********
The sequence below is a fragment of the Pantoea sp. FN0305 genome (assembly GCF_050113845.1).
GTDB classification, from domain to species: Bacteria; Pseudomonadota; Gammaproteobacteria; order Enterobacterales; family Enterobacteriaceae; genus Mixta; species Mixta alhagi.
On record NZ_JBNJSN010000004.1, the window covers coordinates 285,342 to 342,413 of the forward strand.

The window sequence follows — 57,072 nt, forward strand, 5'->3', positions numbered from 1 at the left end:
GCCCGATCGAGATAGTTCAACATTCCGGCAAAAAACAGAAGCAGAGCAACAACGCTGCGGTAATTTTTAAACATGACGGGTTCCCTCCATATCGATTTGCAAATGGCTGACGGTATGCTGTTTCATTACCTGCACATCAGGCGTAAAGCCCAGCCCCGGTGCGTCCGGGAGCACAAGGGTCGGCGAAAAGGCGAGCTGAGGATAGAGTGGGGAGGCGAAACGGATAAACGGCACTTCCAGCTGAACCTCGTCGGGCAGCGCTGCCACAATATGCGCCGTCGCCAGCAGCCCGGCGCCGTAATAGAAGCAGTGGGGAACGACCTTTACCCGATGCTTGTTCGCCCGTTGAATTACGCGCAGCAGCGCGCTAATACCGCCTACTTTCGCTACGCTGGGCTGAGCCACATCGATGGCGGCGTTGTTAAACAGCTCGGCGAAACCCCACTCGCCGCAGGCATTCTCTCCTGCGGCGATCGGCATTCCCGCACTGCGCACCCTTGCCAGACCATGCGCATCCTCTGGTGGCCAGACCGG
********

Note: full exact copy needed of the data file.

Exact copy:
The sequence below is a fragment of the Pantoea sp. FN0305 genome (assembly GCF_050113845.1).
GTDB classification, from domain to species: Bacteria; Pseudomonadota; Gammaproteobacteria; order Enterobacterales; family Enterobacteriaceae; genus Mixta; species Mixta alhagi.
On record NZ_JBNJSN010000004.1, the window covers coordinates 285,342 to 342,413 of the forward strand.

The window sequence follows — 57,072 nt, forward strand, 5'->3', positions numbered from 1 at the left end:
GCCCGATCGAGATAGTTCAACATTCCGGCAAAAAACAGAAGCAGAGCAACAACGCTGCGGTAATTTTTAAACATGACGGGTTCCCTCCATATCGATTTGCAAATGGCTGACGGTATGCTGTTTCATTACCTGCACATCAGGCGTAAAGCCCAGCCCCGGTGCGTCCGGGAGCACAAGGGTCGGCGAAAAGGCGAGCTGAGGATAGAGTGGGGAGGCGAAACGGATAAACGGCACTTCCAGCTGAACCTCGTCGGGCAGCGCTGCCACAATATGCGCCGTCGCCAGCAGCCCGGCGCCGTAATAGAAGCAGTGGGGAACGACCTTTACCCGATGCTTGTTCGCCCGTTGAATTACGCGCAGCAGCGCGCTAATACCGCCTACTTTCGCTACGCTGGGCTGAGCCACATCGATGGCGGCGTTGTTAAACAGCTCGGCGAAACCCCACTCGCCGCAGGCATTCTCTCCTGCGGCGATCGGCATTCCCGCACTGCGCACCCTTGCCAGACCATGCGCATCCTCTGGTGGCCAGACCGG